European driving licence
Type of driving licence / From Wikipedia, the free encyclopedia
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The European driving licence is a driving licence issued by the member states of the European Economic Area (EEA); all 27 EU member states and three EFTA member states; Iceland, Liechtenstein and Norway, which give shared features the various driving licence styles formerly in use. It is credit card-style with a photograph and a microchip. They were introduced to replace the 110 different plastic and paper driving licences of the 300 million drivers in the EEA. The main objective of the licence is to reduce the risk of fraud.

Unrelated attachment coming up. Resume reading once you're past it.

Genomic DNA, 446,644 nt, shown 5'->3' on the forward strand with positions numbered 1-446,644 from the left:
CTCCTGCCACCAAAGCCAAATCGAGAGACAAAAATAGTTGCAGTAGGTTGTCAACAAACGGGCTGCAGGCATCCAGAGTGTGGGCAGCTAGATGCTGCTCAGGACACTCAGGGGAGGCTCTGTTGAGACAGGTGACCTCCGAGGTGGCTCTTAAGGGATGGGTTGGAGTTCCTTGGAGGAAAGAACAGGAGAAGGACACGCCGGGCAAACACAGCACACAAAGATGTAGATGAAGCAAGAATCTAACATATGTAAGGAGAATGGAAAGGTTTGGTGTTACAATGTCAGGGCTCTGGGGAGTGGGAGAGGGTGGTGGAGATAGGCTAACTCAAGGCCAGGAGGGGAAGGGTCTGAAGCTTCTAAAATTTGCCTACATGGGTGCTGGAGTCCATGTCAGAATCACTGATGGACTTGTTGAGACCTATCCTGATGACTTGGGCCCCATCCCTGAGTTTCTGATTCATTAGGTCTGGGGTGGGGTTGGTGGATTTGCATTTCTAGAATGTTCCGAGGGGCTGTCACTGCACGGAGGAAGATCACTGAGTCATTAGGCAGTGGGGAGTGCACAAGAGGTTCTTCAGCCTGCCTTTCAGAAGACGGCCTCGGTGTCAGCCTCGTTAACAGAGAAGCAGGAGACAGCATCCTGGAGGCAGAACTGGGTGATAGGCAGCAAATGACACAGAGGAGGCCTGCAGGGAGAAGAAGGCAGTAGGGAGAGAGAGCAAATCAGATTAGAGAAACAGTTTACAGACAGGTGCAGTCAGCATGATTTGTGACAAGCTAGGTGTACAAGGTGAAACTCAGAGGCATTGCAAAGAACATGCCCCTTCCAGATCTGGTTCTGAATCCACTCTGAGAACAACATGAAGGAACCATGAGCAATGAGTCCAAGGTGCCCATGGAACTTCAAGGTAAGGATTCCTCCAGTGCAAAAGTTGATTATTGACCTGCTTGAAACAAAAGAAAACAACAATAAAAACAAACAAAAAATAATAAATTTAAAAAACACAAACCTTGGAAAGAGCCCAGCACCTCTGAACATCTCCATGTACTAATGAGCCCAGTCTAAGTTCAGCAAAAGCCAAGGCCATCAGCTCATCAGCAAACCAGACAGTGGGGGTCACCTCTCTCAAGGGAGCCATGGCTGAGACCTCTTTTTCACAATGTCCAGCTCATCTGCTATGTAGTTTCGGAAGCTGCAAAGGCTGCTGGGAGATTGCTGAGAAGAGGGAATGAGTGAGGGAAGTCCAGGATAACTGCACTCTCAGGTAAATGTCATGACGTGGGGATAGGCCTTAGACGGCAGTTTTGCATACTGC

|European driving licence|
|Issued by||EU Member states of the European Economic Area[lower-alpha 1]|
|First issued||29 July 1991|
|Purpose||Access to unified driving licence in any of the EEA member states|
|Valid in||The European Economic Area|
A driving licence issued by a member state of the EEA is recognised throughout the EEA and can be used as long as it is valid, the driver is old enough to drive a vehicle of the equivalent category, and the licence is not suspended or restricted and has not been revoked in the issuing country. If the holder of an EEA driving licence moves to another EEA country, the licence can be exchanged for a driving licence from the new EEA country. However, as all EEA driving licences are recognised throughout the EEA, it is usually not necessary to exchange it.
The exception is for those holding EEA driving licences issued in exchange for a non‑EEA licence. When holding a converted licence, one should not assume the licence is recognized when moving to another EEA country, which might require that the driving licence be converted again to a licence issued by that country.